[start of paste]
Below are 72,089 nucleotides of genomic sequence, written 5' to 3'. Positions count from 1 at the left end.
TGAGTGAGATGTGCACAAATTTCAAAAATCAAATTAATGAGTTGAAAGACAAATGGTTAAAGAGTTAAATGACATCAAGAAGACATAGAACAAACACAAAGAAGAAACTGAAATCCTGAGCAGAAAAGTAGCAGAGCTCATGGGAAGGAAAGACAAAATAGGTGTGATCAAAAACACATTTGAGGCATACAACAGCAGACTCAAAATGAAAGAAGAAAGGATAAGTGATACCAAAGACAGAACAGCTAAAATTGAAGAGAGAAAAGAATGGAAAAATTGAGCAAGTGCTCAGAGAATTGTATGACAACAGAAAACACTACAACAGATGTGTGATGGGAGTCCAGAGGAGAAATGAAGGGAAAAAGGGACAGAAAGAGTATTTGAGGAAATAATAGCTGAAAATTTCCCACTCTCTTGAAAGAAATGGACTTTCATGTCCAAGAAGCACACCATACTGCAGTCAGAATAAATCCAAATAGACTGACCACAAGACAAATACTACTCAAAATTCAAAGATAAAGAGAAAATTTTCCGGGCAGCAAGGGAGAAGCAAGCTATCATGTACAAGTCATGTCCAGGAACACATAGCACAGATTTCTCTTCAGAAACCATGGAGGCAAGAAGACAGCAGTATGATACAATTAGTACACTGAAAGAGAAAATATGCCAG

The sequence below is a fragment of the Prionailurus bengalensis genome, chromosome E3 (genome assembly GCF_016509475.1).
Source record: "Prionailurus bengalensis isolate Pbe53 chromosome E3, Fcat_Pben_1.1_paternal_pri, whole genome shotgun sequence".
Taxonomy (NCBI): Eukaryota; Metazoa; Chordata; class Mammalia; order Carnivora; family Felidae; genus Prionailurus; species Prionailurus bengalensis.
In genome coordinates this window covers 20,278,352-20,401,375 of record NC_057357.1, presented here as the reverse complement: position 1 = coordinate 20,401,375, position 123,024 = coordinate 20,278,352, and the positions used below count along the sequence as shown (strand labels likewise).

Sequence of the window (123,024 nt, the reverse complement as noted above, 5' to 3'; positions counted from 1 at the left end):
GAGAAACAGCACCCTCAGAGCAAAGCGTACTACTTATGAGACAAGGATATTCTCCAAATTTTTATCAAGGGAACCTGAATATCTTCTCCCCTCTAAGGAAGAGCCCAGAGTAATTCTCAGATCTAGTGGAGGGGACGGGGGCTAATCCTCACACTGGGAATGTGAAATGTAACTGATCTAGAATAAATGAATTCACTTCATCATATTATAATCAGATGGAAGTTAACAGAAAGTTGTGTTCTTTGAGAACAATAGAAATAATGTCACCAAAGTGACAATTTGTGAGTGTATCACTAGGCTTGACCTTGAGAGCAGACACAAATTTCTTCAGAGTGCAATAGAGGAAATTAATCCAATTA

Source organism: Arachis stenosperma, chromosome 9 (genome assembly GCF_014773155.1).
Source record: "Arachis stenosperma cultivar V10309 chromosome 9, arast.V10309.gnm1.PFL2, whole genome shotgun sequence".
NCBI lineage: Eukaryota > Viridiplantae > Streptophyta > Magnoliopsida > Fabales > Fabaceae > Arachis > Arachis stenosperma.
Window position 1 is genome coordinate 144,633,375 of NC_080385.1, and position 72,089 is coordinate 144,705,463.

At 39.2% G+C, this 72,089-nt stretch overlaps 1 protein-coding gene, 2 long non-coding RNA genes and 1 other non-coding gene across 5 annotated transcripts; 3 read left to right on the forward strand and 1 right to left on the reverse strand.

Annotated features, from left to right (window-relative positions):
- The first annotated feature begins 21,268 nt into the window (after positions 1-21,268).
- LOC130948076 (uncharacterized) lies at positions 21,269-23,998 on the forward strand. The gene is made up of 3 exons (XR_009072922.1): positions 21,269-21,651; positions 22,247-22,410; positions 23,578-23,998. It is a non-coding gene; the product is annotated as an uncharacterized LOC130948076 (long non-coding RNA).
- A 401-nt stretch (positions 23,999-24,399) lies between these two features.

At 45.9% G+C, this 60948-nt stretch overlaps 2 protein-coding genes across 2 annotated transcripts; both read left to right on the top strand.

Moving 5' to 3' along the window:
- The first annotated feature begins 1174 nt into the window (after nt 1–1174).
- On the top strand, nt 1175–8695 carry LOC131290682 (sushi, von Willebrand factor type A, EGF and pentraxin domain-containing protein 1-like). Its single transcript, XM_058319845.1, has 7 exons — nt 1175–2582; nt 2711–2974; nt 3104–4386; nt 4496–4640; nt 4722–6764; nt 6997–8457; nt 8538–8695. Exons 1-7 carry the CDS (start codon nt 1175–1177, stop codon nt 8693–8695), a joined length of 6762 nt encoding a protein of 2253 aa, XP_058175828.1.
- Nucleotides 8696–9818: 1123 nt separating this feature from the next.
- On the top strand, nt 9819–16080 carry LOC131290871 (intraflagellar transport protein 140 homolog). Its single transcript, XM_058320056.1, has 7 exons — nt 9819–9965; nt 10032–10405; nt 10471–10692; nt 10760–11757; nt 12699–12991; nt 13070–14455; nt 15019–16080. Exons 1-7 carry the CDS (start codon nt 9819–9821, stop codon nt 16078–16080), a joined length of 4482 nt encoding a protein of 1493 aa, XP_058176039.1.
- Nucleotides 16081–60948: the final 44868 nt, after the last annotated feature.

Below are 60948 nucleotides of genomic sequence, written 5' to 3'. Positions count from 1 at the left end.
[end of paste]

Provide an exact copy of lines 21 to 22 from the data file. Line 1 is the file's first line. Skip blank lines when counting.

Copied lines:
- On the top strand, nt 1175–8695 carry LOC131290682 (sushi, von Willebrand factor type A, EGF and pentraxin domain-containing protein 1-like). Its single transcript, XM_058319845.1, has 7 exons — nt 1175–2582; nt 2711–2974; nt 3104–4386; nt 4496–4640; nt 4722–6764; nt 6997–8457; nt 8538–8695. Exons 1-7 carry the CDS (start codon nt 1175–1177, stop codon nt 8693–8695), a joined length of 6762 nt encoding a protein of 2253 aa, XP_058175828.1.
- Nucleotides 8696–9818: 1123 nt separating this feature from the next.